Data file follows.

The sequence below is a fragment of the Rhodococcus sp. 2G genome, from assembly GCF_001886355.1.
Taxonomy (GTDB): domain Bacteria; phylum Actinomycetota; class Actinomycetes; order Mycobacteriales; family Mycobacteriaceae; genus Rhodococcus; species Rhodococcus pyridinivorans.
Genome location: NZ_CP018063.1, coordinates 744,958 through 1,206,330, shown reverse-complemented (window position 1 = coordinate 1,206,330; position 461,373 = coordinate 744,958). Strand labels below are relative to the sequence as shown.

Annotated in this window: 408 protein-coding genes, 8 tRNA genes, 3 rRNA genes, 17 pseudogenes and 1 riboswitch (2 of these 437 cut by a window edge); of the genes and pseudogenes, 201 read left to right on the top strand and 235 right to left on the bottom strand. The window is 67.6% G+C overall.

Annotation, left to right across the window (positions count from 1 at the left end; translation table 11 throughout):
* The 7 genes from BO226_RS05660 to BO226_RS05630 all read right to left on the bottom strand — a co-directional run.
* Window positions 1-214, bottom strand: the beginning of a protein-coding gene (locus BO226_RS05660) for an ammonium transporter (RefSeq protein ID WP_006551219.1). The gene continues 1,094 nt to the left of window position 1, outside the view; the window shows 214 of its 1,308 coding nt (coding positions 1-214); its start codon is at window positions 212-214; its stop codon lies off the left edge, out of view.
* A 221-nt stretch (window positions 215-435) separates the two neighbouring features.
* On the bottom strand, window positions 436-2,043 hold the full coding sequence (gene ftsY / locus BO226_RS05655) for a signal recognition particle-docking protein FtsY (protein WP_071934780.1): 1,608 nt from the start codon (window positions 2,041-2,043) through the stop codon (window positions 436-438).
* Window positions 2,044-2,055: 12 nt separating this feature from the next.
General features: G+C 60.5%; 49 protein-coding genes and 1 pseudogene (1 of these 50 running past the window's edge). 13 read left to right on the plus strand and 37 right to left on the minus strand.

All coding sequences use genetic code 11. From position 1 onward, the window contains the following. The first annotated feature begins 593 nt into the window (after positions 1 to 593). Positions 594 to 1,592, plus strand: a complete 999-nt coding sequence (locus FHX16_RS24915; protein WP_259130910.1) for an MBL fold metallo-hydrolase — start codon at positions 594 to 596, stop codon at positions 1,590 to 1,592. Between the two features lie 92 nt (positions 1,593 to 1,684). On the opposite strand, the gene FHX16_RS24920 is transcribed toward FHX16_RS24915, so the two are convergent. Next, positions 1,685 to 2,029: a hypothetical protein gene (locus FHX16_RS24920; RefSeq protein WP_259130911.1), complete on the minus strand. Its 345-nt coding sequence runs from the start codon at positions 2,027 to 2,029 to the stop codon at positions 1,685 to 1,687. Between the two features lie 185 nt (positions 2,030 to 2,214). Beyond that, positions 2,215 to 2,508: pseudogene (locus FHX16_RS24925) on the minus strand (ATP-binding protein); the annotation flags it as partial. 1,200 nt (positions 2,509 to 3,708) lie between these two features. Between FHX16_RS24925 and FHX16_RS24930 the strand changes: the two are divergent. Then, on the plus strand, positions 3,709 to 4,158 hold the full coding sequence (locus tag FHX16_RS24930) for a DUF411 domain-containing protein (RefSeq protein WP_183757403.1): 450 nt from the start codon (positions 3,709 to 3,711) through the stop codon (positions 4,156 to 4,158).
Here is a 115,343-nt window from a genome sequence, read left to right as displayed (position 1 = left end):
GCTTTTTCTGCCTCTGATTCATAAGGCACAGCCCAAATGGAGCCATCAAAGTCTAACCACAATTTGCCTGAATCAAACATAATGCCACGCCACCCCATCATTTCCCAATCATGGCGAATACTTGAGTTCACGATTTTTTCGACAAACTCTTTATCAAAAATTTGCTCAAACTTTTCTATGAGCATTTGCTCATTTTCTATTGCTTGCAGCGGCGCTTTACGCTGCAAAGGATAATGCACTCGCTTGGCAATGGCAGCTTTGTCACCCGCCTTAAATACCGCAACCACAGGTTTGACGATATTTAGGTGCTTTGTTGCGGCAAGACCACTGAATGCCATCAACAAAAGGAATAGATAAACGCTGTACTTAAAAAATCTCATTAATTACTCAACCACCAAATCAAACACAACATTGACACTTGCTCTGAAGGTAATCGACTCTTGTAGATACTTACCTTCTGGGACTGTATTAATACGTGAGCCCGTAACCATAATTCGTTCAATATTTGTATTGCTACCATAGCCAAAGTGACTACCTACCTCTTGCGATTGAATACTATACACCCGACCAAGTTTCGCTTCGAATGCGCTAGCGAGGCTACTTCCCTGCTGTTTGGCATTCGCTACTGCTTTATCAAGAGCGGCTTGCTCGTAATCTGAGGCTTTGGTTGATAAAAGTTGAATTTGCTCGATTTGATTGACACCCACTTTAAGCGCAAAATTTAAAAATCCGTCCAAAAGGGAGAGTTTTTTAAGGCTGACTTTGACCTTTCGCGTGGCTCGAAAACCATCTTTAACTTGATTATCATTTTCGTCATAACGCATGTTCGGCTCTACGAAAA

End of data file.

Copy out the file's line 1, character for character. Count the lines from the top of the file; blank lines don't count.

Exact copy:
The sequence below is a fragment of the Rhodococcus sp. 2G genome, from assembly GCF_001886355.1.